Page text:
Battlefield 3 is just around the corner and it is one of the most wanted games for the end of 2011. There’s a beta running and players are able to see if their expectations correspond to the reality. It’s easy to see why it will be a great FPS and what other games, free-to-play or not, could learn from it.
Here are our suggestions:
Shape Up or Ship Out
When we think about the references in the free-to-play MMOFPS genre, names such as CrossFire, Combat Arms, Alliance of Valiant Arms and Project Blackout immediately spring to mind. However, most games look like the previous one and it all looks like a sea of clones. It’s time to stop acting like it’s 1998 and offer some great games, with powerful engines. Upcoming F2P games such as Blacklight Retribution (Unreal Engine 3), Hedone (Unreal Engine 3) or Warcry (CryEngine 3) prove that something is changing.
Use of Lighting
Lighting is something that is seldom used in free-to-play FPS games, and when it is used, it’s purely cosmetic. A lens flare here and there and that’s it. Battlefield 3 shows what you can do with some attention to detail to affect gameplay. For example, one can get blinded by the light coming from a flashlight. Who would have thought this could save your life in a game?
My weapon is so powerful that it can’t break a mere glass window or wooden chair. What’s the point in giving players a nice arsenal if it can only be used to shoot other characters? I want to be able to shoot other players through the wooden fence where I’m hiding, or blast open a door with a grenade, taking everything behind with it. That would open a lot of strategies, as Battlefield: Bad Company 2 players already know.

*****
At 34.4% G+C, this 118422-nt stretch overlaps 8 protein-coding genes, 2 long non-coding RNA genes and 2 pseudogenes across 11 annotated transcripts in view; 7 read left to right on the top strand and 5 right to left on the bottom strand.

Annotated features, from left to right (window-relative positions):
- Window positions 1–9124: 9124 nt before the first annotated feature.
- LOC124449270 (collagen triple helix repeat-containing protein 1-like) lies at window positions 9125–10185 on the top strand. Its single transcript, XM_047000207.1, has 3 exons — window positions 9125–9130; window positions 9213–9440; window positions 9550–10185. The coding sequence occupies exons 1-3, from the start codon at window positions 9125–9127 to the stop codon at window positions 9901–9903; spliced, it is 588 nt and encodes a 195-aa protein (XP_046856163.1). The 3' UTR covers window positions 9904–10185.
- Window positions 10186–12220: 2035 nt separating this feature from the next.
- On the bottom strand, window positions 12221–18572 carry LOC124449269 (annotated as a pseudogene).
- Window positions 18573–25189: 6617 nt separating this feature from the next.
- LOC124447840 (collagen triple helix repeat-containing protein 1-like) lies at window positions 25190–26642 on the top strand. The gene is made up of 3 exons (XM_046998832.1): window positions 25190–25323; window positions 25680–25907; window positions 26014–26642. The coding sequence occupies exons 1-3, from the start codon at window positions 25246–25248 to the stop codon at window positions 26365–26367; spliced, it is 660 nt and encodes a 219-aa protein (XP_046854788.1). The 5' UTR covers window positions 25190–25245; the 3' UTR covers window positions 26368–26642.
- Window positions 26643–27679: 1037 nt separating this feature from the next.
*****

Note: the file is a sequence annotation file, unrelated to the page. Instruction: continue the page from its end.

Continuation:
‘Sound’s Good to Me’
It really sounds like there is a war going on, with bullets flying and the sound adjusted to the different distances and weapons, jets soar the skies, radio communication sounds real and perfectly clear and Battlefield 3 is a great experience not only to look at, but also to hear. Sound needs more work in free-to-play MMOFPSs.
Who isn’t yet sick and tired of looking at the same animations for every single character in an MMOFPS? Worst still, most characters act like they have a (insert favorite pointy object here) stuck up their asses. A little more fluidity in the movement and reaction to the environment would go a long way to make a shooter stand out.
Large Scale Combat
MMO games such as Project Blackout and CrossFire are fun, but mostly the maps are contained spaces, without much going on and much space for imagination. Everything is seen and done in a whiff and while things remain fun, they should offer some larger maps for a different approach. Vehicles, of course, would be the icing on the cake, so that navigating the map never gets boring. And let’s not mention Battlefield Play4Free, a game that could be summed up as ‘a nice try’.